But little was known about the specific consequences until an international collaborative project including Norwegian researchers studied the effects of oil spills more closely.
Major oil discharges such as the one from the drilling rig Deepwater Horizon or the grounding of the Full City off Langesund, Norway, have wrought havoc on the natural environment. The research project Toxprof examined the impacts of oil discharges along the coast of Europe. The researchers studied the effects of common Arabian light crude as well as oil from the Norwegian Ekofisk field, in addition to the diesel fuel commonly used by ships.
The Toxprof project was a collaborative research effort between Norway, the UK, Spain and France. The Norwegian Institute for Water Research (NIVA) and the University of Oslo’s Department of Biology, the two Norwegian participants, received funding under the Research Council of Norway’s Oceans and Coastal Areas Programme (HAVKYST).
Simulated oil spills
The experiments were carried out at the University of Oslo’s marine biological station at Drøbak, located on the Oslo Fjord. Seawater was pumped through coarse sand containing oil that was partially broken down by UV radiation. The oil then floated to aquariums containing cod, mussels or spotted goby. In this way the researchers could control the concentrations of the oils’ environmentally hazardous components.
“We tested how the broken down oils affected cod, mussels and spotted goby ,” says Ketil Hylland, Professor of Toxicology at the University of Oslo’s Department of Biology. “From the experiments we were able to work out clear profiles for the impacts of the selected oils, yielding some important answers as to which substances are most toxic.”
“The project is realistic, simulating what occurs in the natural environment in the wake of an oil spill, where the oil ends up in sand and gravel and eventually seeps into the water masses. We measured a variety of biomarkers in the gills and liver of the cod and the digestive glands and gills of the mussels. The trials showed that the effects changed over time and lasted more than three weeks.”
Each oil type had a different profile in the fish and mussels investigated.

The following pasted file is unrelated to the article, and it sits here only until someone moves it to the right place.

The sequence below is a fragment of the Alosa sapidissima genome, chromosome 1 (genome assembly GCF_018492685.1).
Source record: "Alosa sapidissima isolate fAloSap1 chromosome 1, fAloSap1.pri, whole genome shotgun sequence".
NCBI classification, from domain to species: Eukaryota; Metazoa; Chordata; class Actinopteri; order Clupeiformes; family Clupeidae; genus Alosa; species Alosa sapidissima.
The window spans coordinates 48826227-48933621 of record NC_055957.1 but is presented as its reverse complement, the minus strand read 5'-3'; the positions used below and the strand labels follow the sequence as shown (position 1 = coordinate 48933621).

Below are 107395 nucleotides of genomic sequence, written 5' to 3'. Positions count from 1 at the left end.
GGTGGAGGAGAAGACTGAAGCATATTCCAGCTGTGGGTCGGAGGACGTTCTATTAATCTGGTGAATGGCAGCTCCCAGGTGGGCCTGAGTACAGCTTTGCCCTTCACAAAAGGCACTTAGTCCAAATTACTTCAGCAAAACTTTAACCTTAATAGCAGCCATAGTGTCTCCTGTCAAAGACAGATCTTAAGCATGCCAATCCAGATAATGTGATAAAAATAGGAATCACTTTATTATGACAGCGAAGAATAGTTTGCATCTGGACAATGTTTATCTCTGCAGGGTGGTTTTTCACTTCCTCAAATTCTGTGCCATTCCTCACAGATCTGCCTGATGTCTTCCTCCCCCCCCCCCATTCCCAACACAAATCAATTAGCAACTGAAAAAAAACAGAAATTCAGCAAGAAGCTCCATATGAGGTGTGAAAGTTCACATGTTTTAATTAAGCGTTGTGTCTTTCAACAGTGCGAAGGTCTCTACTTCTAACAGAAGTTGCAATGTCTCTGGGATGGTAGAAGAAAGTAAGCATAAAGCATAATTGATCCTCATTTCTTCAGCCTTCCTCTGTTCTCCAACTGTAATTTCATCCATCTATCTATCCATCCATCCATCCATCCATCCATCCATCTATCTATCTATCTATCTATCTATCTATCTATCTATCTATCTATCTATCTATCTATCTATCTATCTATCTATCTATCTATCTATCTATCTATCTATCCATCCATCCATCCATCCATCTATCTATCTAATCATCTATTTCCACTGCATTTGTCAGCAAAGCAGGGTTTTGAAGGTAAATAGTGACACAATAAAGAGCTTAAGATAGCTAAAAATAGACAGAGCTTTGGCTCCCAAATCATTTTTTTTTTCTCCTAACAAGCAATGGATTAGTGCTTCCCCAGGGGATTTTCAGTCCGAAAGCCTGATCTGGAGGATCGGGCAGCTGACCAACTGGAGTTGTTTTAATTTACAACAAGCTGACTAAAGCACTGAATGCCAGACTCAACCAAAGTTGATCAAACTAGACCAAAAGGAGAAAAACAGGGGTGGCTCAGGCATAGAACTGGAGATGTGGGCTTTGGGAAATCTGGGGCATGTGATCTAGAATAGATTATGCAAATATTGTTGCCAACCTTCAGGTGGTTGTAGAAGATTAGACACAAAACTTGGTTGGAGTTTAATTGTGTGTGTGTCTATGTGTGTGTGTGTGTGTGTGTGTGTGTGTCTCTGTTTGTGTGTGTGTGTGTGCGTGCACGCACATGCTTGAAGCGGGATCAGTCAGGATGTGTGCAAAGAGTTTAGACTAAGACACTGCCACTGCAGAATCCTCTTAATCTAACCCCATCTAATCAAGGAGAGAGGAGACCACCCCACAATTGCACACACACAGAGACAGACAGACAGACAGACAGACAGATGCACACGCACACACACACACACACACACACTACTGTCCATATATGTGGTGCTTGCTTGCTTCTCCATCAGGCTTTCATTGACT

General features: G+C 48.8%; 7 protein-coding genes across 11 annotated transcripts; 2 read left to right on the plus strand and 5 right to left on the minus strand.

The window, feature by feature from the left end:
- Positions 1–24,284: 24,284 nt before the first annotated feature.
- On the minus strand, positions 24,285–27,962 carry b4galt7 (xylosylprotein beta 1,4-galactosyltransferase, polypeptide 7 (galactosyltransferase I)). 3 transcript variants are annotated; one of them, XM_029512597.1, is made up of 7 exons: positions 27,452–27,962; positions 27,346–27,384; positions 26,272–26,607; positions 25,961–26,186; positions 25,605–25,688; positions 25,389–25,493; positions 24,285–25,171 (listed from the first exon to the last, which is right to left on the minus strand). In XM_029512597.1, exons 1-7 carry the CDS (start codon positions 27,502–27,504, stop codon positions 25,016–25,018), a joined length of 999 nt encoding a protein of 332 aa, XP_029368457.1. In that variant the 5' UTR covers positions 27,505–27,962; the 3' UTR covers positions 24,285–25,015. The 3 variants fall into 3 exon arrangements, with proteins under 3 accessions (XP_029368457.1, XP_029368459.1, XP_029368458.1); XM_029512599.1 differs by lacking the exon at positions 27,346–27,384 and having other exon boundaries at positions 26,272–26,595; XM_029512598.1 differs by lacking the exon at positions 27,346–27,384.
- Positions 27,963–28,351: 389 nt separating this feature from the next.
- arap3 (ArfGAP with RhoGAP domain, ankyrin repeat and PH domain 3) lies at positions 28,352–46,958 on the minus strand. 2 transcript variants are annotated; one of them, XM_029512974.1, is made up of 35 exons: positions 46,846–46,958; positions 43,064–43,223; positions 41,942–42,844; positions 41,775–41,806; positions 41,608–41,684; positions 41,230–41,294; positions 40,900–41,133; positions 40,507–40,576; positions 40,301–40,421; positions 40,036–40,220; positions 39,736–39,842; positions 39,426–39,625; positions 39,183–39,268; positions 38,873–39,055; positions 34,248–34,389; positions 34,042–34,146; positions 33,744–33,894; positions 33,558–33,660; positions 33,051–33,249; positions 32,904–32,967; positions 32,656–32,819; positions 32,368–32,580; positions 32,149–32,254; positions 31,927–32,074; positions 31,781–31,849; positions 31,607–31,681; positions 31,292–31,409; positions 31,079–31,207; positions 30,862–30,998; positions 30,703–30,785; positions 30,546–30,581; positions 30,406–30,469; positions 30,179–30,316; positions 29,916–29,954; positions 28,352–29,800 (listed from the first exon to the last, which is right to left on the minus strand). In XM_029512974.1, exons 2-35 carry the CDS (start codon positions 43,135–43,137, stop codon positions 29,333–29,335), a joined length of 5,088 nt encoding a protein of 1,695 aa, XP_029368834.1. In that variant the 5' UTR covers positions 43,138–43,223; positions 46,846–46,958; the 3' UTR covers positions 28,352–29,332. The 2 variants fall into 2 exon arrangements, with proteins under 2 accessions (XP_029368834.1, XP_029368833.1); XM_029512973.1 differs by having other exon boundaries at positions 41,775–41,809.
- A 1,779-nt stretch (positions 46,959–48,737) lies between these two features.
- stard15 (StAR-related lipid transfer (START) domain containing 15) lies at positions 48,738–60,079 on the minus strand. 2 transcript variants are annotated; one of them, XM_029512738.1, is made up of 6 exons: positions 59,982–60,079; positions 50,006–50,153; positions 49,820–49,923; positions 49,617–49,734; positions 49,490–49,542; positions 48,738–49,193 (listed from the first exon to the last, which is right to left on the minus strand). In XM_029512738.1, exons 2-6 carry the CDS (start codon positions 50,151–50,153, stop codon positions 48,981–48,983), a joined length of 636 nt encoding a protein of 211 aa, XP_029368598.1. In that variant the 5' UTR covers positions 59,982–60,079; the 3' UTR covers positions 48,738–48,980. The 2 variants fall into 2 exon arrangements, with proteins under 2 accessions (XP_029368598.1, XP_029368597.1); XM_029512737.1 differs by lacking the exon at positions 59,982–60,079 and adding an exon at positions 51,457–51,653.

“Using different methods, the project participants observed effects that clearly demonstrated that the contaminants in oil can potentially lead to DNA damage and cause oxidative stress in the experimental organisms,” asserts Professor Hylland. “The research clearly indicates that even though the oil disappears from the seawater surface and beaches after a spill, the toxic substances in oil can still cause adverse effects long afterwards. We also found that the oil can become more toxic and harmful during the breakdown process.”
“Many sites may experience negative impacts for 15 to 20 years following a large-scale oil spill, as was the case with the Exxon Valdez in Alaska in 1989. Oil can entail major ecological consequences while breaking down, so the seriousness of oil spills must not be downplayed just because the damage is no longer visible to the naked eye.”
Springboard for more research
The research project yielded a useful tool that can be refined for use in risk analysis and monitoring after an oil spill.
The tool can be used to identify the effects of oil types other than those tested in the project. Another potential research angle is to use other biomarkers to further support the results.
“New findings may indicate that oil components have more widespread long-term impacts than suspected,” cautions Professor Hylland. “For instance, it may turn out that exposure to such substances changes the timing of spawning – in which case the consequences would extend to several generations of fish.”